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texas is accusing google of reaching an illegal deal with facebook to maintain a chokehold over the lucrative digital advertising market. 10 states have filed a lawsuit which targets google's central role in the buying and selling ds across thes -- a web. google says the claims are meritless. global news, 24 hours a day, on air and on bloomberg quicktake, powered by more than 2700 journalists and analysts in more than 120 countries. this is bloomberg. annmarie. annmarie: thank you. fishing for a deal, officials are cautiously predicting an agreement within days even as differences remain over access to u.k. waters. we go to brussels, next. this is bloomberg. ♪ are you frustrated with your weight and health? it's time for aerotrainer, a more effective total body fitness solution. (announcer) aerotrainer's ergodynamic design and four patented air chambers create maximum muscle activation
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annmarie: 6:15 in the city of london. i am annmarie hordern. the u.k. and european union are
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heading for a final brexit battle over fishing rights. officials are predicting a deal within days but some negotiations worn substantial differences remain on access to u.k. waters. joining us for the latest is maria tadeo. negotiations have gone quiet over the past few days. what's going on behind the scenes? is it looking more positive? maria: it's true that they have gone quiet but that's actually not a bad thing. when you have a negotiation where the stakes are so high, that's actually a good thing where stocks are around-the-clock and we know this is happening but not a lot is leaking. they are interested in getting into a landing zone. you don't want to shoot it down before it can fly. the head of the european commission said yesterday the idea of governance, to some extent, has been resolved, or they are working on that, and this is fundamentally about the big issue.
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is key for the european union, and the other is very symbolic. when it comes to the fish, we know the e.u. said they want to negotiate a quota in which they can fish in u.k. waters. the u.k. said we want to go for one year negotiations which means we will renew that quota every year. there's thecourse fundamental question in terms of what kind of access do you want for the single market and what kind of rules are you prepared to accept? is a topics -- if there compromise, what we do here is that there could be a deal within days. we heard this before but what matters is the tone of the conversation has shifted. we have gone from last week, we are headed from a no deal to almost on the final stretch. what i would say of course is we are headed close to that december 31 deadline. this is not a political deadline. it is a legal deadline. if there is no deal at that time, the u.k. will trade on wto terms with the e.u.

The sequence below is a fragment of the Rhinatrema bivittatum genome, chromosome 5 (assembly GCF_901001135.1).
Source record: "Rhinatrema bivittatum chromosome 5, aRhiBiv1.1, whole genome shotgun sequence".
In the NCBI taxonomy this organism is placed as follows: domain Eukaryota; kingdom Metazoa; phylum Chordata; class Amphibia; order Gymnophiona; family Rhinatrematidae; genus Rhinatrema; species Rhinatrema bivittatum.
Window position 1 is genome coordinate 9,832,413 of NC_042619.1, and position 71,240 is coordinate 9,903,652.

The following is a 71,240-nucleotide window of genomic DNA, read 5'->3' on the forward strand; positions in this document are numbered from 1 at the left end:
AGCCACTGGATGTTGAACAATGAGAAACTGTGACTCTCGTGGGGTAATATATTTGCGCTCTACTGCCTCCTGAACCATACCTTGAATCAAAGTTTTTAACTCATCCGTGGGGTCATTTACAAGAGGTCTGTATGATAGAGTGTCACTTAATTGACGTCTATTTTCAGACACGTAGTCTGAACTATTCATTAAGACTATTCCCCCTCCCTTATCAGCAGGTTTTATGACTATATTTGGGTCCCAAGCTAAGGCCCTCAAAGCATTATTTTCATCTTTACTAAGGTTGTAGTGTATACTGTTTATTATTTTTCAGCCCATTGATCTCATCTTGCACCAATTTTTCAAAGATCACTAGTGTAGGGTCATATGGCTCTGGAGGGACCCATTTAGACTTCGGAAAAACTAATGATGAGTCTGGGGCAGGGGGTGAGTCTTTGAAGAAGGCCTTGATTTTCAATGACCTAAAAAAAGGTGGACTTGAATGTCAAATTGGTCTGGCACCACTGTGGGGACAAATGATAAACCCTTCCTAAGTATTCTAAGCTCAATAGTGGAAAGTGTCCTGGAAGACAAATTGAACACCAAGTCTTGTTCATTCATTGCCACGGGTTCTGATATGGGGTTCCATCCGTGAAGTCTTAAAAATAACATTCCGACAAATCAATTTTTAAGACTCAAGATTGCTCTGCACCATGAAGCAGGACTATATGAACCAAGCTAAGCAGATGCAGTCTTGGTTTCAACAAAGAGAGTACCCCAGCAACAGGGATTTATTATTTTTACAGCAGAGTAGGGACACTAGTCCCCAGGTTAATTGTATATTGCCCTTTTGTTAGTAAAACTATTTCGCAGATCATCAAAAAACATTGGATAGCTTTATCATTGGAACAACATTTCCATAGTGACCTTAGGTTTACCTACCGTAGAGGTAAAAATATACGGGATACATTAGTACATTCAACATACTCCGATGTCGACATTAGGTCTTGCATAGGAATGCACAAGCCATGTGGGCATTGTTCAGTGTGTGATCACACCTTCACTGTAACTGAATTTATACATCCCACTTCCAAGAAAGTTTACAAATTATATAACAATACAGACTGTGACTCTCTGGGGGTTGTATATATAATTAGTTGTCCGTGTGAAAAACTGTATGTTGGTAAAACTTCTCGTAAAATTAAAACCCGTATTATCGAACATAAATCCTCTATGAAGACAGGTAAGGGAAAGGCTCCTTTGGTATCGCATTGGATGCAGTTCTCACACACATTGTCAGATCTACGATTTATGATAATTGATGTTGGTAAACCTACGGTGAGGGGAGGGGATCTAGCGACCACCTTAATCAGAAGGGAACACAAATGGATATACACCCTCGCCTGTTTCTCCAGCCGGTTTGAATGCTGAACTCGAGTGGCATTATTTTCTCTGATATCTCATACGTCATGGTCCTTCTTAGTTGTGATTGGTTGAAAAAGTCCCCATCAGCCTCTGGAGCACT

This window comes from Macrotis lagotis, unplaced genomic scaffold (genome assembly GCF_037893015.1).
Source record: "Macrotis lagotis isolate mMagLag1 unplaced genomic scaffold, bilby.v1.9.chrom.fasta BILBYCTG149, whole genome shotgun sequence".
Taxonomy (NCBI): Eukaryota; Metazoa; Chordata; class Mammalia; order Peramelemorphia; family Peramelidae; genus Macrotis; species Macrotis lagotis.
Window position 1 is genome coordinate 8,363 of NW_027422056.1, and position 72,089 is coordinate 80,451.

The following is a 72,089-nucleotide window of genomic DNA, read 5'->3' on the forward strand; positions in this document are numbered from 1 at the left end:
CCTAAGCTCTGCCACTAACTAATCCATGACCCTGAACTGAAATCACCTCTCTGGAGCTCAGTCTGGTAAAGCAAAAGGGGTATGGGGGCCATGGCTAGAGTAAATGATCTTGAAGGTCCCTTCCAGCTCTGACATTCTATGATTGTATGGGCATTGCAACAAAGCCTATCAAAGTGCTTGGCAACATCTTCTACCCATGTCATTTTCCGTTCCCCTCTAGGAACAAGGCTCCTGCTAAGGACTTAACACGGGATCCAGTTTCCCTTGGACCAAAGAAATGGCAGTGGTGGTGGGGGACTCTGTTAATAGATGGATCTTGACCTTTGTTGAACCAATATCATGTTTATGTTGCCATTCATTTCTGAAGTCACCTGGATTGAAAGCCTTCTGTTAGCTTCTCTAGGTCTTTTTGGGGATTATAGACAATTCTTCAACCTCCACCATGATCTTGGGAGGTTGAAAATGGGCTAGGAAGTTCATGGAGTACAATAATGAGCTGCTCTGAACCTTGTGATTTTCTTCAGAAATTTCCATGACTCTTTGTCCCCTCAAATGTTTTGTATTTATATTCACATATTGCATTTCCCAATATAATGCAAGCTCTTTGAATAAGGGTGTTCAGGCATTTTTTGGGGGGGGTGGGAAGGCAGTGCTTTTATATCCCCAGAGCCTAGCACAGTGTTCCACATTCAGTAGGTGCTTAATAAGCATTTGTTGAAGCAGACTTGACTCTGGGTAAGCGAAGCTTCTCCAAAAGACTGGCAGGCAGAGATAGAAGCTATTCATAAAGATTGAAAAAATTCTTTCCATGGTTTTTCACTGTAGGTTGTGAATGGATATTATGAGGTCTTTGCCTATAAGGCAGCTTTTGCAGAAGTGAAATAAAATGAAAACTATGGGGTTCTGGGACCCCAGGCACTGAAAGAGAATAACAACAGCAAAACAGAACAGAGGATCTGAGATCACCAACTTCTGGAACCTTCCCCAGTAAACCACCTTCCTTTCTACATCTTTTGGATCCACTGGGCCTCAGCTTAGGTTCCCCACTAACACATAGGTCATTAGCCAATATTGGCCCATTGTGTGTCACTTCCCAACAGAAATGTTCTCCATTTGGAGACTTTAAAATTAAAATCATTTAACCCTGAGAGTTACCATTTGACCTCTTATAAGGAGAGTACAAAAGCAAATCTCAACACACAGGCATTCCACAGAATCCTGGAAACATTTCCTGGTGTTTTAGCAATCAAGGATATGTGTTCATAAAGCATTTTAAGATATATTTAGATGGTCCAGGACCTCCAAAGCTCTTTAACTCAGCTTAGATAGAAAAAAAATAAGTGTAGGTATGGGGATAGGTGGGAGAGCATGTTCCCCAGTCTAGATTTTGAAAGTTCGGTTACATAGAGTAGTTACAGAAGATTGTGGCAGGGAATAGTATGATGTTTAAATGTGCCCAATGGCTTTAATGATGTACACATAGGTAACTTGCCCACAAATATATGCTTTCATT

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annmarie: we have already started to see some messiness when it comes to that, a lot of lines. the united kingdom has the pfizer biontech vaccine. european union does not. that's why we are seeing overnight this approval on the european side. maria: very much. we know the vaccine will not approach until the european nexty says it's -- until monday. there is huge pressure to sign this off, purely because the u.k. is starting to vaccinate. this vaccine was very much made in europe. they wanted the rollout to happen before the end of the year, they wanted to do this jointly at the start of the year to see that distribution. themselves into a situation where they might not be able to deliver on that promise so there is huge pressure on the regulator come